Access Type

Open Access Thesis

Date of Award

January 2015

Degree Type


Degree Name




First Advisor

Douglas Barnett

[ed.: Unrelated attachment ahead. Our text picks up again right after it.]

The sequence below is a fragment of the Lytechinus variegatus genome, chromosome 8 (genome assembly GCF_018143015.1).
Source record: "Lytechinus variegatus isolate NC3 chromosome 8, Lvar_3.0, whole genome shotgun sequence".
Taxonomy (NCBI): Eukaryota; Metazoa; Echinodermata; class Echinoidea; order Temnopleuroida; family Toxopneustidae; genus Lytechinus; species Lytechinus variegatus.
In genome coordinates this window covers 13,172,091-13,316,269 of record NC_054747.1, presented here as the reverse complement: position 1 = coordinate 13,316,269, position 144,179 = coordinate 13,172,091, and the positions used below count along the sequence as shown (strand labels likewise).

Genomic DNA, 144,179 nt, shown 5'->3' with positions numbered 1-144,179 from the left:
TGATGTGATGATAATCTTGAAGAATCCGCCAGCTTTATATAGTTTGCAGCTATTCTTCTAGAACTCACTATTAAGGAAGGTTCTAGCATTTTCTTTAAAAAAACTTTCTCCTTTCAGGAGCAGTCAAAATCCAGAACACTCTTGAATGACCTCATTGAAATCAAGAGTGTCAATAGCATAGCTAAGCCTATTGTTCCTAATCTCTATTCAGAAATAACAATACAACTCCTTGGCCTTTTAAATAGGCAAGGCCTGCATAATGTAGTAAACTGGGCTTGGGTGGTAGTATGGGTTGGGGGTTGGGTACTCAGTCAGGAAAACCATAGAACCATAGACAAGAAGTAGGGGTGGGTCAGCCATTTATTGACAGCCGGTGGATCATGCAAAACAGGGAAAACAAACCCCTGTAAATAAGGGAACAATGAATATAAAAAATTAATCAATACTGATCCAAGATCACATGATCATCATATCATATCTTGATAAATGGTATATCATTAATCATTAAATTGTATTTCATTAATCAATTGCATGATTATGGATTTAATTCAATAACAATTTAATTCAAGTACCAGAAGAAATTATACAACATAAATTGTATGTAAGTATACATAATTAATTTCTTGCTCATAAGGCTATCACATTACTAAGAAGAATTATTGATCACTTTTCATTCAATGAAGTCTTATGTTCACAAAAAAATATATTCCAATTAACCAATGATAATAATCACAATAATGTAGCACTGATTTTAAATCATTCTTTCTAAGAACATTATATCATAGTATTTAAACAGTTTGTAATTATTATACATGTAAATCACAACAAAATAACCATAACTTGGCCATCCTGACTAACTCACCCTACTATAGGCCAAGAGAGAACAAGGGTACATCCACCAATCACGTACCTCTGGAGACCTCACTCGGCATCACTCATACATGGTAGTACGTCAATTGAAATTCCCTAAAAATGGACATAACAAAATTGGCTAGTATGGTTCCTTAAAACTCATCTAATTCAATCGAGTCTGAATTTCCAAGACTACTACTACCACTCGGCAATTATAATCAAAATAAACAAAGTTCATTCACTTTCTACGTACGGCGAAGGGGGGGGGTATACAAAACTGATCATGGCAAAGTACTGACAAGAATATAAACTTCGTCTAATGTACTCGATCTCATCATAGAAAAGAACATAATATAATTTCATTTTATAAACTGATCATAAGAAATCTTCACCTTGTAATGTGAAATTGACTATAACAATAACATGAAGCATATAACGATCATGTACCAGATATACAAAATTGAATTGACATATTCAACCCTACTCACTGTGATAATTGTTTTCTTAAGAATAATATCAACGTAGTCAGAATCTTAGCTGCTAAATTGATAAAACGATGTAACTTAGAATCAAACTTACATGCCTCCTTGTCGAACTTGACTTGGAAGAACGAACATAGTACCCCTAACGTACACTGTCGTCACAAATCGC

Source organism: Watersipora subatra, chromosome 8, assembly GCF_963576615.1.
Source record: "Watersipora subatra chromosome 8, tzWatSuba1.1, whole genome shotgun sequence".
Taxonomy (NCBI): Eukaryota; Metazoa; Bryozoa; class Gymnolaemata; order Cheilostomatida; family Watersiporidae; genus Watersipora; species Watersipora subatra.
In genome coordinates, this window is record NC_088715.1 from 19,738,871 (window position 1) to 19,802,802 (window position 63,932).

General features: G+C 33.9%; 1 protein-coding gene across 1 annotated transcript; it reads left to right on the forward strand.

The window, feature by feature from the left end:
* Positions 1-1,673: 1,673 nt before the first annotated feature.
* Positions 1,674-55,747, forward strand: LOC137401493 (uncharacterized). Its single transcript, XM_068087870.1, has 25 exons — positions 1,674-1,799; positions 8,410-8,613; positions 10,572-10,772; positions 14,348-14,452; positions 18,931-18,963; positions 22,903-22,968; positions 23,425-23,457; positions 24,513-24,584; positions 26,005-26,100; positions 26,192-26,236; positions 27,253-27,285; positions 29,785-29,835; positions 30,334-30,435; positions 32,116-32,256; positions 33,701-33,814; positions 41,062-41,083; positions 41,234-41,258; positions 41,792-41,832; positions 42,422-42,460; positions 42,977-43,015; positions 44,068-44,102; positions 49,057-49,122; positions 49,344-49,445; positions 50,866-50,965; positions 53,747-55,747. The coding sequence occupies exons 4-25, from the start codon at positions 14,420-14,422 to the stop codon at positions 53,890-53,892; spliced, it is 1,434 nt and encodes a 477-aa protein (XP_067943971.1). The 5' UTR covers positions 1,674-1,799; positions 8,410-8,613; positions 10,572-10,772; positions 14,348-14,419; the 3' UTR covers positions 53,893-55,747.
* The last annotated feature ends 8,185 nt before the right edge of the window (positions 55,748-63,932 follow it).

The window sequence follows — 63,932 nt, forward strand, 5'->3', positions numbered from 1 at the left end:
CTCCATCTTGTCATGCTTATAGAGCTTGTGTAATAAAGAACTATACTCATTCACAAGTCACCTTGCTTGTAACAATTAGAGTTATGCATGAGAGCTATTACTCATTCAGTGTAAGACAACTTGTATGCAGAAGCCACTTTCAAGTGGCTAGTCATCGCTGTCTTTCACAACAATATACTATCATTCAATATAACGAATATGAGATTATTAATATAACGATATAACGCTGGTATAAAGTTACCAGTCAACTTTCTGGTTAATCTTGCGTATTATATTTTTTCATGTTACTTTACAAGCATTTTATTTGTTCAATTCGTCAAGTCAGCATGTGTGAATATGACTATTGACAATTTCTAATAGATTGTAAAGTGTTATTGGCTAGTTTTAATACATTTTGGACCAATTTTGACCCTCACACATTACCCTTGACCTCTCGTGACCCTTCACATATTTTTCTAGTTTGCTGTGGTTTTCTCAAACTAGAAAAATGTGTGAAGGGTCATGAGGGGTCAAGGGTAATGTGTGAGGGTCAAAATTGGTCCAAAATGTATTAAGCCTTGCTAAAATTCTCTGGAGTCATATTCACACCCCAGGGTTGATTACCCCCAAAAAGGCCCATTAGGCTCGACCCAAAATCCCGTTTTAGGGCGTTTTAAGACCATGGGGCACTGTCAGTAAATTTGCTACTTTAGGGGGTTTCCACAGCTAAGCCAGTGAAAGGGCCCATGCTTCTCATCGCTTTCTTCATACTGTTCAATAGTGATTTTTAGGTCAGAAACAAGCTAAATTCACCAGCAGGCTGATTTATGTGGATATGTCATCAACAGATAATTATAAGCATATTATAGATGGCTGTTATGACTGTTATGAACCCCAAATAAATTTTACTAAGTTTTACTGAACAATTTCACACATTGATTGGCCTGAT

The adolescent period of development is associated with increases in internalizing, externalizing, and other problem behaviors which are thought to be exacerbated by cumulative risk factors associated with environmental disadvantage. Previous research has demonstrated the associations between both secure attachment and psychosocial needs satisfaction with decreases in behavior problems; however, few studies have examined the relative effects of environmental stress exposure, attachment security and psychosocial needs satisfaction on adolescent behavioral problems. Therefore, this study recruited 106 environmentally at-risk, socioeconomically disadvantaged sample of urban adolescents and their caregivers from Detroit, MI in order to: (1) describe the levels of environmental disadvantage and stress exposure in this sample, (2) examine relations between stress exposure, secure base scriptedness, and psychosocial needs satisfaction, and adolescent behavior problems, and (3) explore the relative and unique contributions of stress, secure base scriptedness, and psychosocial needs satisfaction on behavior problems in this at-risk adolescent sample and how potential interactions among these variables contribute to resiliency in this at-risk population. The sample reported high levels of demographic risks, exposure to violence and other stressful events, and high levels of behavior problems. Analyses revealed that caregiver education less than high school and stressful events both contributed significant unique variance to the prediction of behavior problems. Although significantly negatively correlated with behavior problems, neither basic psychosocial needs satisfaction nor Secure Base Scriptedness contributed additional unique variance to the prediction of behavior problems once parent education and stress exposure were included in the equation. Secure base scriptedness nor basic needs satisfaction also did not interact with parent education or stress exposure to buffer the effects of the risk variables on behavior problems. Results suggest that the expected positive contribution of these protective factors were not enough to overcome the apparent contributions of stress exposure.